Campaigns invade other sides’ turf
Romney-Ryan signs sit on nearly every block in this southwest Ohio suburb, and there’s scant trace of support for President Barack Obama.
Cynthia Herman is determined to find it.
She is among the Obama volunteers who have taken on a tough but possibly decisive mission: Wade through the grumpy responses, slammed doors or arguments in opposition territory to find backers of the president.
Trimming GOP margins in historically Republican areas helped Obama in 2008 in places such as Jacksonville in the Duval County area of northeastern Florida and in Republican-dominated counties in southwest Ohio, which delivered margins of more than 2-to-1 for George W. Bush and clinched his 2004 re-election. Obama also is employing the behind-enemy-lines strategy in swing-voting states such as Colorado, where he has campaign operations in heavily Republican areas such as Colorado Springs.
Ohio is one of the most pivotal and closely contested battleground states, with most polls showing a very competitive race, and an Obama vote in a Republican stronghold such as Mason County counts just as much as one in the Democratic bastion of Cleveland on Election Day on Tuesday.
Mitt Romney’s campaign knows that arithmetic, too, and has made forays into Democratic Northeast Ohio. He’s also campaigned in places such as Pueblo, Colo., where Democrats outnumber Republicans 2-to-1.
Romney’s running mate, Paul Ryan, recently campaigned in Democratic areas of Ohio, visiting Youngstown, which Obama easily carried in 2008, and later going to Berea and Cleveland State University, in the Democratic bastion of Cuyahoga County. Romney also has repeatedly worked traditionally Democratic areas.
“Some of these counties are historically blue, but I don’t think Democratic enthusiasm is on the rise there; it’s on the wane,” said Scott Jennings, Romney’s Ohio campaign director. “If I can turn out my people and convince some of these conservative Democrats and independents, I can change the margins up there by a significant amount.”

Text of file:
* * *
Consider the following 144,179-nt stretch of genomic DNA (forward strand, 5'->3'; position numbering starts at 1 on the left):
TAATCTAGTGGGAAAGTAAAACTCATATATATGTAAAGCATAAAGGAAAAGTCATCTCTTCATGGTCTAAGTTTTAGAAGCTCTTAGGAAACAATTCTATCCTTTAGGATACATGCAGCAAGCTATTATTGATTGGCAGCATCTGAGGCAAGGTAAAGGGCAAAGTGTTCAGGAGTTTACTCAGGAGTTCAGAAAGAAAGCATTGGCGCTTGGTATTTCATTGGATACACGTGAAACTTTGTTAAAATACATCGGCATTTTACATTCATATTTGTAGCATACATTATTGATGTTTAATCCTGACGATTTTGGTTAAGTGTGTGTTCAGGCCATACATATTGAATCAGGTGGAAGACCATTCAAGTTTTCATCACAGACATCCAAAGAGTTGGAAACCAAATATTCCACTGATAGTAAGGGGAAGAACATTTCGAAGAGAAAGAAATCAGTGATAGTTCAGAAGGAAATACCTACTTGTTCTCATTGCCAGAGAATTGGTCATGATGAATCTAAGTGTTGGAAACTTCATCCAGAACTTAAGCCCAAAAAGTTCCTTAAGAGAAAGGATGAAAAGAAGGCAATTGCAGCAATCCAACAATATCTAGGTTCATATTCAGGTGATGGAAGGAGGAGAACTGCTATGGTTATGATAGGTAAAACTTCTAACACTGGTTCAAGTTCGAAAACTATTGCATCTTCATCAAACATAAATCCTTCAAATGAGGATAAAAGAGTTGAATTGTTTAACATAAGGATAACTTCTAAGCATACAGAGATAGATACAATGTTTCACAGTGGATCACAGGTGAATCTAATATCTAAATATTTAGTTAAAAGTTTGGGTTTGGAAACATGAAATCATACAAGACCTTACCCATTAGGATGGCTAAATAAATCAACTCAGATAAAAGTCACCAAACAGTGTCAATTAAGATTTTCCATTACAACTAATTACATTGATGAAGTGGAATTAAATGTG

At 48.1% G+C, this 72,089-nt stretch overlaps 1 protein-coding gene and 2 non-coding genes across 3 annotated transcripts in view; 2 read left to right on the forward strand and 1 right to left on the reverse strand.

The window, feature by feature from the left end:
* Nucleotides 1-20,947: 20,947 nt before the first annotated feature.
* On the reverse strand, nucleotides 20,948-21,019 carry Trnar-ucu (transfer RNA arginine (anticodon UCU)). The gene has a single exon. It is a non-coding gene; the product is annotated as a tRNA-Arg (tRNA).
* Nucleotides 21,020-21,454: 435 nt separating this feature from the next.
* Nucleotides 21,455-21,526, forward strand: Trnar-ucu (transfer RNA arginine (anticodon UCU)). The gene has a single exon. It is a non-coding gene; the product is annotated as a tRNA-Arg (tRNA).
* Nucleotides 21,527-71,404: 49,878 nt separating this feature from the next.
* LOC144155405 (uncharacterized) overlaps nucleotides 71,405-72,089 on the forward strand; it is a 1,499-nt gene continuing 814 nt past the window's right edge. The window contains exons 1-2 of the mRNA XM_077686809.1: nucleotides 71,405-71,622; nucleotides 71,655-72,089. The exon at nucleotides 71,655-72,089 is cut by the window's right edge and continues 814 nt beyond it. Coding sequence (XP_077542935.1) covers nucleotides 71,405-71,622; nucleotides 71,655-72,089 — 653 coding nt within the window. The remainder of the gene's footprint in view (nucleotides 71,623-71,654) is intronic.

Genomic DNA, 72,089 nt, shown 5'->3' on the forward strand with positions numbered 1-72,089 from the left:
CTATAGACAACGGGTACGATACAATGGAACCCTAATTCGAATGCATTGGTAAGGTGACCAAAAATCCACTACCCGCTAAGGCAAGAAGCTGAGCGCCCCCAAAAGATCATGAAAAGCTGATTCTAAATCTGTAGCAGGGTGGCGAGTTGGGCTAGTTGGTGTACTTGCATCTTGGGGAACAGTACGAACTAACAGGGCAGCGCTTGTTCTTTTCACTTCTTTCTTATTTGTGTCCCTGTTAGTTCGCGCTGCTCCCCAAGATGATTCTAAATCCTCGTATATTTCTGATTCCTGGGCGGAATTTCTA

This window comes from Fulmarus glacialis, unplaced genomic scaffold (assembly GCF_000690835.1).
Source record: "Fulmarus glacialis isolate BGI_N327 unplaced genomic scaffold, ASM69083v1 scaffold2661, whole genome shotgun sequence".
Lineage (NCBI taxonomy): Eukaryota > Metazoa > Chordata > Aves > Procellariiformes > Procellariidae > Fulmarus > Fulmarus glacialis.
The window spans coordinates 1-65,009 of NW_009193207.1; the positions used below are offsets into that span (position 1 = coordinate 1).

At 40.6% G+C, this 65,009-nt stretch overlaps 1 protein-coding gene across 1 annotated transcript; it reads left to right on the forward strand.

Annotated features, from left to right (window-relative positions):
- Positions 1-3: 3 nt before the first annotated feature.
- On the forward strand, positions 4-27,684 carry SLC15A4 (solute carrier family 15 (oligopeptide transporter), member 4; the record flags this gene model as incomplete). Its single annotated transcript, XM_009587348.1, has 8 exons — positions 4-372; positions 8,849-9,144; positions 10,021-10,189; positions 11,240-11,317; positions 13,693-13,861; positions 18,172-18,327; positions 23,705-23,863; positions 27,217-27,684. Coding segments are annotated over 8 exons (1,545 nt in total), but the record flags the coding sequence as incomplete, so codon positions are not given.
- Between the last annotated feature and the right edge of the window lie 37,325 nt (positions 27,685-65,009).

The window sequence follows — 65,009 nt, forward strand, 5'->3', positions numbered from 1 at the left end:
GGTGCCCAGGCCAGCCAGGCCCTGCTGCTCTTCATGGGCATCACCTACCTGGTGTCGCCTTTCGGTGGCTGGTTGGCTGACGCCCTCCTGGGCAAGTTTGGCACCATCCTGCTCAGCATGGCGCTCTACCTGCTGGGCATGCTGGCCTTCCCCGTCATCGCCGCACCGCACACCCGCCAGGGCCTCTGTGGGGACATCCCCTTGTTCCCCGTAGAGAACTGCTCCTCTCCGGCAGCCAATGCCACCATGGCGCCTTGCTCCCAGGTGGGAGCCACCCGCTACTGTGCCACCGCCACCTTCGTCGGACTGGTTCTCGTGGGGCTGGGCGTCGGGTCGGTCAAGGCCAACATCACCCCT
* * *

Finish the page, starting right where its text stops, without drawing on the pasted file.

The Romney campaign doesn’t have as extensive a network of field offices in Ohio as Obama’s operation but says it is has expanded the ’08 GOP presence and sees results when candidates campaign personally in Democratic regions.
“When you’re in a heavily Democratic area, I think the Republican candidates have to go in there to let people know what they really stand for,” said Gwen Conti, 67, a Democrat who went to Youngstown to see Ryan and plans to vote for Romney because she doesn’t trust Obama. “Because all the advertisements you see on TV are all negative, and people don’t really get to see the real person.”
The three counties that form a crescent around Cincinnati — Butler, Warren and Clermont — are loaded with white conservative voters and bedroom communities. Obama did between 3 and 4 percentage points — and 23,000 votes — better than John Kerry did in 2004 in that area. He also won Cincinnati-based Hamilton County, the first Democratic presidential candidate to do so since Lyndon B. Johnson in 1964.
There are seven Obama field offices in the three Republican counties, up from three in 2008. One of the new offices is in Clermont County, where Obama snagged 33 percent of the 2008 vote without an office.